France entered yet another war in 1756, this time against Great Britain. By the end of the Seven Years' War in 1763, France had lost nearly all its colonial possessions in America and India. France grew weaker and weaker as years of war and great expense at home, especially in Louis' own royal court, took their toll. By the time Louis XV died of smallpox in 1774, France was heading downhill quickly.
20-year-old Louis XVI succeeded his grandfather as king of France. The new king was quiet, studious, shy, weak, and indecisive, and he was not really ready to rule a nation like France, which was on the verge of chaos. Financial difficulties abounded, aggravated by the extravagant lifestyle of Louis and his queen, Marie Antoinette.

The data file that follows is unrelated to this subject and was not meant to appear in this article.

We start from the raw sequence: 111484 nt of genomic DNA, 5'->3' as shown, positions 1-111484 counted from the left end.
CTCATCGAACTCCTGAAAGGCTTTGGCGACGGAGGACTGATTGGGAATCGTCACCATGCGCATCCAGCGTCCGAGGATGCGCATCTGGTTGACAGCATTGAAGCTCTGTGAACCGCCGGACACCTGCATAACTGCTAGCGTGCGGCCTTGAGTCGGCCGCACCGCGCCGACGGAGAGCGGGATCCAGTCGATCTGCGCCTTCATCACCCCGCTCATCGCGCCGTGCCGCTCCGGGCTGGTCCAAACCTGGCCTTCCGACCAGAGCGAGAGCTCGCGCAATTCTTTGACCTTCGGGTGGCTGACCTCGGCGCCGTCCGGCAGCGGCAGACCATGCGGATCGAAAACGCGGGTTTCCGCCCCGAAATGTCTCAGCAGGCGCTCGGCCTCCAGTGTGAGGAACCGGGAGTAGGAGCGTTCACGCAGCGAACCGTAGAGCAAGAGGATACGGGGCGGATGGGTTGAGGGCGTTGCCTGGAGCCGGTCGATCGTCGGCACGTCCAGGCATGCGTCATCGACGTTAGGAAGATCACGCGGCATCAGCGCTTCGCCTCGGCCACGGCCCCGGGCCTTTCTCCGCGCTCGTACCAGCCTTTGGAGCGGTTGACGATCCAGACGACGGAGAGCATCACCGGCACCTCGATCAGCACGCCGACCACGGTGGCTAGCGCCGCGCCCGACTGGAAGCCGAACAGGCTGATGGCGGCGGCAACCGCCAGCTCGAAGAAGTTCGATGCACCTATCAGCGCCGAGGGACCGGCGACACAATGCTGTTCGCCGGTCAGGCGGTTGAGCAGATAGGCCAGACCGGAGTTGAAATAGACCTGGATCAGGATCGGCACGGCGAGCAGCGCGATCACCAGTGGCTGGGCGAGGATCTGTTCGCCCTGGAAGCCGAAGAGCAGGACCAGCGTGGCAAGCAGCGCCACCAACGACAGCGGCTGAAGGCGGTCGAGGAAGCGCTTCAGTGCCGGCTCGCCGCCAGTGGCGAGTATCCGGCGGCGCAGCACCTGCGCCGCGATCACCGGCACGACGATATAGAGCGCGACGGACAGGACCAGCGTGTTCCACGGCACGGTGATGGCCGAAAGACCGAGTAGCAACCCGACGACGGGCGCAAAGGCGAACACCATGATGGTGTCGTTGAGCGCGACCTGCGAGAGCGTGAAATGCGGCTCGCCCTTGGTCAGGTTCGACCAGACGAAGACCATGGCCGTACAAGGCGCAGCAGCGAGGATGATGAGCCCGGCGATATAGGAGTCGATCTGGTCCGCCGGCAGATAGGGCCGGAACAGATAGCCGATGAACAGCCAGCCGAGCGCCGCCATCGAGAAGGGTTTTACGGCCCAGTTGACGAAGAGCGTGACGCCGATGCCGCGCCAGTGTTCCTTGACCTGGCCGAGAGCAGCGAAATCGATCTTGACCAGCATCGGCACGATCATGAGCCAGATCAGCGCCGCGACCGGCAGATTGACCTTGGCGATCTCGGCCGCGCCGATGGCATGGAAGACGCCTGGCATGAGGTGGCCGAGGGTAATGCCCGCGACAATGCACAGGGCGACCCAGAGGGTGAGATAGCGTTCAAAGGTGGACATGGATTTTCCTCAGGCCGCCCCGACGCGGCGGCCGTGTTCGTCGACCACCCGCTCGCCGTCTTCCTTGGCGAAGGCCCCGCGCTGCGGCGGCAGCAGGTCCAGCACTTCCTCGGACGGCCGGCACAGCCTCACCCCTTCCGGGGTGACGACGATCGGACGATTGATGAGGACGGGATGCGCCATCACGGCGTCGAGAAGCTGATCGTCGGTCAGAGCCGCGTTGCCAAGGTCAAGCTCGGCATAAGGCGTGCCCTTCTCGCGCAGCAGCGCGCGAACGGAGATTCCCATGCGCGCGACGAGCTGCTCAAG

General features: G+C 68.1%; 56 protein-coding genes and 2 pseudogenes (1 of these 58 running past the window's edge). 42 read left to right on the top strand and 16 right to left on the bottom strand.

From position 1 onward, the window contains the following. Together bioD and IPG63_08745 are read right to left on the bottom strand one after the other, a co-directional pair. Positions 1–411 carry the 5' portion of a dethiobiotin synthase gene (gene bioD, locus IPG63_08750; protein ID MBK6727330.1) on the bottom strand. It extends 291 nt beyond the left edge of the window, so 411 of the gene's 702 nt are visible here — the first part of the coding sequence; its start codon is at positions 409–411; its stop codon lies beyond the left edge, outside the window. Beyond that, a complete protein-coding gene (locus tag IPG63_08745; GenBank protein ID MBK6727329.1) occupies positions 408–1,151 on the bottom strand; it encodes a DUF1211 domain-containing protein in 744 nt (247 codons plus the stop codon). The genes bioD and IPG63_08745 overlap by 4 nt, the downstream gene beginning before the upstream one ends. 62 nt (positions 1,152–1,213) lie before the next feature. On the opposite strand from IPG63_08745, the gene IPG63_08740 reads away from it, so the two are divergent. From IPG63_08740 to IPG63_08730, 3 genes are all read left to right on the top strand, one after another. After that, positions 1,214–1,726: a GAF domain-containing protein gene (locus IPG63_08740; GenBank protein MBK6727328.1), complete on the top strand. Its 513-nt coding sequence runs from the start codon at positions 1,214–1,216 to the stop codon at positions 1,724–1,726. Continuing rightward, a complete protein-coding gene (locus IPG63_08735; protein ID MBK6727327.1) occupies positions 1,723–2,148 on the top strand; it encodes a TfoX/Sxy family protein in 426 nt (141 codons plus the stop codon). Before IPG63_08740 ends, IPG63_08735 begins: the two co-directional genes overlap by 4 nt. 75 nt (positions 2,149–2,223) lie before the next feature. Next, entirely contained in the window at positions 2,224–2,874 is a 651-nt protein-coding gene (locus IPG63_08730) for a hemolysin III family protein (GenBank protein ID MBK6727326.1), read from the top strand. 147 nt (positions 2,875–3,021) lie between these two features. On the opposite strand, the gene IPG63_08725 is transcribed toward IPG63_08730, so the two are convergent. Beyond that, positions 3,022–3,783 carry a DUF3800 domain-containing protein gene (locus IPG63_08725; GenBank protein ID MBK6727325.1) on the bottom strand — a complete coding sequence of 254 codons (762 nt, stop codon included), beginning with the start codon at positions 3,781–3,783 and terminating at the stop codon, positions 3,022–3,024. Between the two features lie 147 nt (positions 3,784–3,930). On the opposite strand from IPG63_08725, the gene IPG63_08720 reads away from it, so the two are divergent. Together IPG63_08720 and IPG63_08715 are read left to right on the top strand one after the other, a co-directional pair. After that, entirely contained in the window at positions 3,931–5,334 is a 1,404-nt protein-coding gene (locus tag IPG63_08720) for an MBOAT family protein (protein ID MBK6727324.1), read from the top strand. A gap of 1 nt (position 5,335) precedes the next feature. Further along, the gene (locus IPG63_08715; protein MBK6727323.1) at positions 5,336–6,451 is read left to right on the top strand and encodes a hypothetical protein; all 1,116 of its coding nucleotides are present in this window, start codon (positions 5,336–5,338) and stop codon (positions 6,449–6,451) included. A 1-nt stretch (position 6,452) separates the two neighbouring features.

By the middle of the 1780s, France faced bankruptcy, bad harvests, hunger, high taxes, and rising discontent on all sides. In 1789, Louis had no choice but to call the Estates General, a national assembly made up of clergy, nobility, and commoners, to try and solve the financial crisis. His decision backfired when the Estates General turned itself into the National Assembly and declared the beginning of the French Revolution. Violence soon followed with the storming of Paris' Bastille fortress in July. By October, French mobs were descending on Versailles. They carried the royal family back to Paris, essentially making them captives in their own country.
Louis tried to cooperate with the revolutionaries, but secretly, he hoped that France's old enemy and Marie Antoinette's home country, Austria, would come to his rescue. In June of 1791, Louis and his family attempted to escape France, but failed. The king was subsequently forced to accept a new constitution that sharply limited his power. In September of 1792, the new National Convention officially abolished France's monarchy. Louis was reduced to a private citizen and quickly charged with treason. He was executed on January 21, 1793. After more than a century of absolute monarchy, France no longer had a king.